Theater Info for the Washington DC region

The British Players Mother Goose

By • Dec 9th, 2009 • Category: Reviews

Mother Goose (written and directed by Danny Brogan) is British Players’ hugely entertaining traditional British, now playing at the Kensington Town Hall in Kensington, Maryland. If you’ve never had the pleasure of experiencing a real British “Panto,” there’s never been a better time. You’ll have to forgive me because I didn’t take a lot of notes on this production. I was too busy laughing, cheering, booing and hissing (at the appropriate moments, of course) along with the rest of the audience.

British Pantomime is a theatre convention unto itself. There is always a Dame (a man dressed as a woman), a “Principal Boy” (a hero, always played by a girl), at least one villian you can boo or hiss off stage, and plenty of opportunity to sing along with the rest of the cast. The last one I saw was over 20 years ago in London, and I can attest to the authenticity of the British Players’ production. Ask anyone who’s seen both and they’ll likely tell you the same.

Some plays acknowledge the fourth wall. The Panto gleefully demolishes it and hauls the audience into the action (quite literally) throughout the show. Mother Goose is no exception.

In this version, Mother Goose is the put-upon widow who must pay the rent or be evicted, played hilariously over the top by Malcolm Edwards. Robin (Susan Dye) is our knee-slapping hero(ine), in love with Mother G.’s daughter Sally (Mallory Shear). Jack (Albert Coia) is Sally’s dim but great-hearted brother (of “Jack and Jill” fame, rather than “Jack, the Giant Killer”). The aggressively good Good Fairywell (Sue Edwards) rounds out the “good guy” side of the cast. The bad guys include infinitely booable evildoers King Lord Thorgar (David Berkenbilt) and Queen Laxlove (Stephanie Phelan Offutt), who plot to turn the entire village of Tippetywitchet to greed, and the hissingly mean Village Squire (Brandon Brylawski), with his two daffy henchmen, Chips (Lyle Jaffe) and the surprisingly elastic Fish (Maggie Repp).

Crossing the line between bad and good, we have Priscilla (Jessica Wesley), the sweet goose-gone-bad who lays golden eggs and the assorted chorus of Minions, Ghouls, Villagers, Courtiers, Fairies, Goblins and Demented Woodsman, played by an ensemble chorus of fourteen.

And sing they do! Robin, Sally, Fish, Queen Laxlove and the Village Squire all have especially impressive voices, but the whole cast is more than capable of carrying the tunes. The songs are accompanied simply but beautifully by a single pianist (Addie Edelson, for the performance I saw).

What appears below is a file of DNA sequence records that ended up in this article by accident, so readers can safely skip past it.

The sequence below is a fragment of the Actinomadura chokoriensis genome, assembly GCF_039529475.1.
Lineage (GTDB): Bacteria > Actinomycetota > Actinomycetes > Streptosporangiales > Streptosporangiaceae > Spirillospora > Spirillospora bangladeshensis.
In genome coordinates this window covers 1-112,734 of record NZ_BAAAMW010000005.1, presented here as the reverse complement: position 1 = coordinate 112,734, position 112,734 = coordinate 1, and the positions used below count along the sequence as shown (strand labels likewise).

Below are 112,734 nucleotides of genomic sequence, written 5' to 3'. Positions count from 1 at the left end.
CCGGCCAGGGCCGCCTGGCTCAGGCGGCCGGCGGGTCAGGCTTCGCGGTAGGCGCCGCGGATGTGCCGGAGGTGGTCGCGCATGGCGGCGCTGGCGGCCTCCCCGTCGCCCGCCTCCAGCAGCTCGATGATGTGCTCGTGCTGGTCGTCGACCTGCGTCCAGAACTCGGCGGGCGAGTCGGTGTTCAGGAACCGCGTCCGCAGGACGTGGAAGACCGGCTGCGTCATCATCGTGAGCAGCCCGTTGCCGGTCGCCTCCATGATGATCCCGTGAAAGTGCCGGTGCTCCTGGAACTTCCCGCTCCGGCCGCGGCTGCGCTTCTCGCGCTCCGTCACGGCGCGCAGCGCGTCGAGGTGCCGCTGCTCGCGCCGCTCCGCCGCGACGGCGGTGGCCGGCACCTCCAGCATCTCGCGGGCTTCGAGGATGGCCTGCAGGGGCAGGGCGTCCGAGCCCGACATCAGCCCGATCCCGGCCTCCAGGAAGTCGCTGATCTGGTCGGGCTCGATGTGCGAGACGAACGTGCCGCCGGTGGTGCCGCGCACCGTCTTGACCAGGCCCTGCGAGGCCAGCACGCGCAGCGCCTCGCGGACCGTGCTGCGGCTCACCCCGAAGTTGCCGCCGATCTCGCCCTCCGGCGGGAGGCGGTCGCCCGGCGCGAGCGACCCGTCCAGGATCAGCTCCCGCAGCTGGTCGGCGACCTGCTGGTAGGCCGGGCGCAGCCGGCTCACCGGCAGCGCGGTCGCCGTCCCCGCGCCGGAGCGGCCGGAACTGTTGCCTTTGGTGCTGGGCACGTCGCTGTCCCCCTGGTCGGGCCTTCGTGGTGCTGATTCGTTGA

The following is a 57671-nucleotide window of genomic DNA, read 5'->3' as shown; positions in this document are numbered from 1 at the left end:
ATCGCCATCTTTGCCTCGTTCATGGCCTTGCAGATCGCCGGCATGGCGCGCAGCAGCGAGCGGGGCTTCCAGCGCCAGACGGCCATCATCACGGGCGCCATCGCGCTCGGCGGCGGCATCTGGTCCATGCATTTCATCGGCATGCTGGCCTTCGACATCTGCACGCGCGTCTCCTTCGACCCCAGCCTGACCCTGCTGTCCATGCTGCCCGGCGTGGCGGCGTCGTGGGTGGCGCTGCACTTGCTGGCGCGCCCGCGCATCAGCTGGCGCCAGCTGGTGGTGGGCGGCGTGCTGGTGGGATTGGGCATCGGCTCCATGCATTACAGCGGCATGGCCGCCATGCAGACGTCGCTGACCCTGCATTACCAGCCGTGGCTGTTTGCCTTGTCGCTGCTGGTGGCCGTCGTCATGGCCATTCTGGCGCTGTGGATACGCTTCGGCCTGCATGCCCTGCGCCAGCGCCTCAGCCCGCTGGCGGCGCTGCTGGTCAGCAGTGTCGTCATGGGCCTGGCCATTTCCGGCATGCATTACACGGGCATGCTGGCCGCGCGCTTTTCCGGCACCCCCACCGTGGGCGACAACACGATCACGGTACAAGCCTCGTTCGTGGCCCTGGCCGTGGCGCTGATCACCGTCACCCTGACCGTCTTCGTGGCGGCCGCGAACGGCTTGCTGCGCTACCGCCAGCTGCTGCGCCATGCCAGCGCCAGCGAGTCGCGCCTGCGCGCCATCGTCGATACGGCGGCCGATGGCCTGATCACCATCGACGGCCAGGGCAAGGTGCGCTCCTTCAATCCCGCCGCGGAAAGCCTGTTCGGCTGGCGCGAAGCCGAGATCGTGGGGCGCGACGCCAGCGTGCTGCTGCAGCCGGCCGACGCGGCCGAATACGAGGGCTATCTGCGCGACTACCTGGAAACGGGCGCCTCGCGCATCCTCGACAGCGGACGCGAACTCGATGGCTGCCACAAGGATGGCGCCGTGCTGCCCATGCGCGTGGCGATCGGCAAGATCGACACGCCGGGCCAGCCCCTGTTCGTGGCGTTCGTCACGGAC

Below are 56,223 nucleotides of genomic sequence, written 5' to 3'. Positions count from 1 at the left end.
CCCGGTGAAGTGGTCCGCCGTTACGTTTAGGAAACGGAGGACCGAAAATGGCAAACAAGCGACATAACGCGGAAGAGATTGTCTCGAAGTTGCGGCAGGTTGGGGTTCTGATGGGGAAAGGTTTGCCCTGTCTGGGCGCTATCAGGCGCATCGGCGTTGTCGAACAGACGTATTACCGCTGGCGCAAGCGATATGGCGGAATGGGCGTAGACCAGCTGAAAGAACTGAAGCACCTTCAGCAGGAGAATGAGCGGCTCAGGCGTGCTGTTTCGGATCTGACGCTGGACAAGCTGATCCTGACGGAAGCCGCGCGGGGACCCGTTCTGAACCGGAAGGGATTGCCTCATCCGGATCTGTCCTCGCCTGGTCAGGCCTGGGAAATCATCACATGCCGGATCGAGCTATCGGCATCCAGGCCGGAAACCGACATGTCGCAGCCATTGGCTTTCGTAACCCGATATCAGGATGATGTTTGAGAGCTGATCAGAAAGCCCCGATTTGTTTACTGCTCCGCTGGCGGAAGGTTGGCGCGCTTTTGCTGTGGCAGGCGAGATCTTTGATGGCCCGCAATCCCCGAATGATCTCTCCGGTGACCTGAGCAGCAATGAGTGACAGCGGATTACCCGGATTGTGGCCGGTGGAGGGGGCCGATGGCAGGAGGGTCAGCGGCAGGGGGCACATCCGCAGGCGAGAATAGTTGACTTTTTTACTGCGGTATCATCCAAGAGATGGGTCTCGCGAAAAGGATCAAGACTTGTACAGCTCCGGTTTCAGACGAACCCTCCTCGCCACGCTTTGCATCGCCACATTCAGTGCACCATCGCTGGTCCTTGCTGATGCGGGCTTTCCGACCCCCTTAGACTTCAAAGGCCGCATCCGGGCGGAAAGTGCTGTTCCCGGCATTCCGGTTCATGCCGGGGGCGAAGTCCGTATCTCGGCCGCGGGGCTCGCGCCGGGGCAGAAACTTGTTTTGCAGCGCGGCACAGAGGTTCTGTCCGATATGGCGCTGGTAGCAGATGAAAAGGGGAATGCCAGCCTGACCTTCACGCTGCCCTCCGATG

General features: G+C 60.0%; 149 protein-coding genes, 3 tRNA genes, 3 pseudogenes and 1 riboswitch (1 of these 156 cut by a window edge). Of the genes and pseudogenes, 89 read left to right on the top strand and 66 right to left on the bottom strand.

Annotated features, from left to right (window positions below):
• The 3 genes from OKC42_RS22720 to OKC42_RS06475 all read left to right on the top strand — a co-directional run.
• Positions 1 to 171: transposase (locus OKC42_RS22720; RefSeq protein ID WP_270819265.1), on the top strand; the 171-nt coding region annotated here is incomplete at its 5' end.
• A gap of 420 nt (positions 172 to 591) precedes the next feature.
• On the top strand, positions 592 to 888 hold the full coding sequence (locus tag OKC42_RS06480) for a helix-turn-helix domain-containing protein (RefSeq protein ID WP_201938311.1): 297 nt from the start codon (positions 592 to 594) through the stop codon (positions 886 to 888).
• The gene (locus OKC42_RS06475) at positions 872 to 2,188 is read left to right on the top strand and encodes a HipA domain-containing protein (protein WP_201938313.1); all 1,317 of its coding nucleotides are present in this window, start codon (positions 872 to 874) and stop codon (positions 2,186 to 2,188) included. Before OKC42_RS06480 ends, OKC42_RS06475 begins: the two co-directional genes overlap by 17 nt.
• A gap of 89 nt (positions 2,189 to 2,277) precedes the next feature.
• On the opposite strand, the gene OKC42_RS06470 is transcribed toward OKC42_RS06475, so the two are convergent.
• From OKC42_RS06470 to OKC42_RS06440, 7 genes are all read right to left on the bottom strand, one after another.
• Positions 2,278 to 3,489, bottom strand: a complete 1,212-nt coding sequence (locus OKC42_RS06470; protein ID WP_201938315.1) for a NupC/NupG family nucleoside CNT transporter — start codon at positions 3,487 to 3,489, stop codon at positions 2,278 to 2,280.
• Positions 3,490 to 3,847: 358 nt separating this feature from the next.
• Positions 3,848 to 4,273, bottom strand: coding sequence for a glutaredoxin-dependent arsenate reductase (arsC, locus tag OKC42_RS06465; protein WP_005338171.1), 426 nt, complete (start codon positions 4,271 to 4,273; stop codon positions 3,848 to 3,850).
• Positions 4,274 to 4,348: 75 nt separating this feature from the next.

J. Andrew Simmons and Anna Britton have done a bang-up job on the set design. Mary Rigney‘s costumes, Joan Rosebloom‘s makeup and Don Slater‘s lighting all help contribute to the overall quality of this production.

This isn’t deep, meaningful theatre, but who cares? If you have any appreciation at all for Monty Python-esque humor and want to watch a bunch of folks having a great time entertaining you, Mother Goose is a great way to ring in the holidays, British style. Even the youngest audience members will have a great time. I spent the evening sitting next to a not-quite two-year-old who started out shy. By the end she was just as enchanted by the show as my own kids. You can feel perfectly comfortable with bringing the whole family! I can say without any reservations whatsoever: If you have the time to see it this season, go!

It’s not to be missed. Trust me. If you see the show you won’t regret one minute of it! You heard it here first…

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is founder and Artistic Director of OutOftheBlackBox Theatre Company (O2B2) and General Manager of the Greenbelt Arts Center. Since 2006 Betsy has worked as a director, producer, designer and more. Betsy has also worked with Washington Revels, Arena Stage, the now-defunct Harlequin Dinner Theatre and with community theatre companies both in Maryland and in upstate New York. She holds a Bachelor of Arts degree in Technical Theatre from SUNY New Paltz. Through Hawkeswood Productions, Betsy produces archival performance videos and YouTube highlight spots.

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